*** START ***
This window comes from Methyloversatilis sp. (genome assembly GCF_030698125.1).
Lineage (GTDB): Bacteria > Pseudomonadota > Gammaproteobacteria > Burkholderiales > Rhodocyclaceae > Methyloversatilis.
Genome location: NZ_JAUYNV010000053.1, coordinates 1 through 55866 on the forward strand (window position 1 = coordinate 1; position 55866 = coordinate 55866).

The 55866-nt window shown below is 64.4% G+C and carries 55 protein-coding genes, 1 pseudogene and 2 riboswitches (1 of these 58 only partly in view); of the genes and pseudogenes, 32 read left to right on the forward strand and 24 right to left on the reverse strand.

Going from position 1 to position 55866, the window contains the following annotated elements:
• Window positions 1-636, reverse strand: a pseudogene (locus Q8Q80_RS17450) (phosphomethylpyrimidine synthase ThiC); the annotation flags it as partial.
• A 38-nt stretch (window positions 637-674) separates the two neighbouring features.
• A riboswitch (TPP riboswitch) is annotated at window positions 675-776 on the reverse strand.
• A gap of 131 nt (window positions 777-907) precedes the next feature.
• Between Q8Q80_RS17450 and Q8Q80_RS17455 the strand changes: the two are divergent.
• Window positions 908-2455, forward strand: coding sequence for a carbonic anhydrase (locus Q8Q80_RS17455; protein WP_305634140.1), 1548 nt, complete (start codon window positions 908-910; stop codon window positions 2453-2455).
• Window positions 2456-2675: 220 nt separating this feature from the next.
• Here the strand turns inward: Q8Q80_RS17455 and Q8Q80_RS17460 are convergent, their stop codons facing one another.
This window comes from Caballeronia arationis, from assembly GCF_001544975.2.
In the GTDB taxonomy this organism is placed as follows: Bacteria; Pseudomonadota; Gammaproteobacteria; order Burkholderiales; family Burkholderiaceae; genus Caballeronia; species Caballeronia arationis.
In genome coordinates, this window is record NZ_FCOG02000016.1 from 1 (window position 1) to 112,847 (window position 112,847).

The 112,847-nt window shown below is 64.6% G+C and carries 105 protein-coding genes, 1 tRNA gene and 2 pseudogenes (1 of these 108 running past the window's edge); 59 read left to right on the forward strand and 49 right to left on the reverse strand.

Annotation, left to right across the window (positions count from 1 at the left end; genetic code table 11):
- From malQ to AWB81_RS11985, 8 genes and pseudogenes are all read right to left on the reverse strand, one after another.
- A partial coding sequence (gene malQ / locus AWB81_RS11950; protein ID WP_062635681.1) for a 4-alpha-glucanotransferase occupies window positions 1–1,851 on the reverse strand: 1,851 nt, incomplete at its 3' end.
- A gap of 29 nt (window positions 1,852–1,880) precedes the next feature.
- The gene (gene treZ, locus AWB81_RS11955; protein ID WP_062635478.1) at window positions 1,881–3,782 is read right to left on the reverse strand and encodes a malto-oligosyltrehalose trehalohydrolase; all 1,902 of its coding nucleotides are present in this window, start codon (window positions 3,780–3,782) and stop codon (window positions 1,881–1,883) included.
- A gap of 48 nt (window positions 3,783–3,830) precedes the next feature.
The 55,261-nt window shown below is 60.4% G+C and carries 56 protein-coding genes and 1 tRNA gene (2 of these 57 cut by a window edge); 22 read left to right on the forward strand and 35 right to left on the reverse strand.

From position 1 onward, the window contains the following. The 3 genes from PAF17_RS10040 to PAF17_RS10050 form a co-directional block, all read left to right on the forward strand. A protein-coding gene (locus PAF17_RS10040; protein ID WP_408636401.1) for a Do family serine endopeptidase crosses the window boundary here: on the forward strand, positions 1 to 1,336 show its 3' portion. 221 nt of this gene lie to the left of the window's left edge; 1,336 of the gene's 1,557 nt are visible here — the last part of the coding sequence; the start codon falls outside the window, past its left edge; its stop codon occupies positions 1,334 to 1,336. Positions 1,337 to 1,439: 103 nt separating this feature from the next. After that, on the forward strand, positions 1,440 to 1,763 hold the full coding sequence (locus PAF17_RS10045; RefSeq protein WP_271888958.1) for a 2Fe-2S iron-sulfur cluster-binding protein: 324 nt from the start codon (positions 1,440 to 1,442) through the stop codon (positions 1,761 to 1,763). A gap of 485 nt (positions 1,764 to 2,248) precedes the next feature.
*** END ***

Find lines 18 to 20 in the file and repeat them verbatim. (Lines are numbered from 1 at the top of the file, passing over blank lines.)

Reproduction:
Annotation, left to right across the window (positions count from 1 at the left end; genetic code table 11):
- From malQ to AWB81_RS11985, 8 genes and pseudogenes are all read right to left on the reverse strand, one after another.
- A partial coding sequence (gene malQ / locus AWB81_RS11950; protein ID WP_062635681.1) for a 4-alpha-glucanotransferase occupies window positions 1–1,851 on the reverse strand: 1,851 nt, incomplete at its 3' end.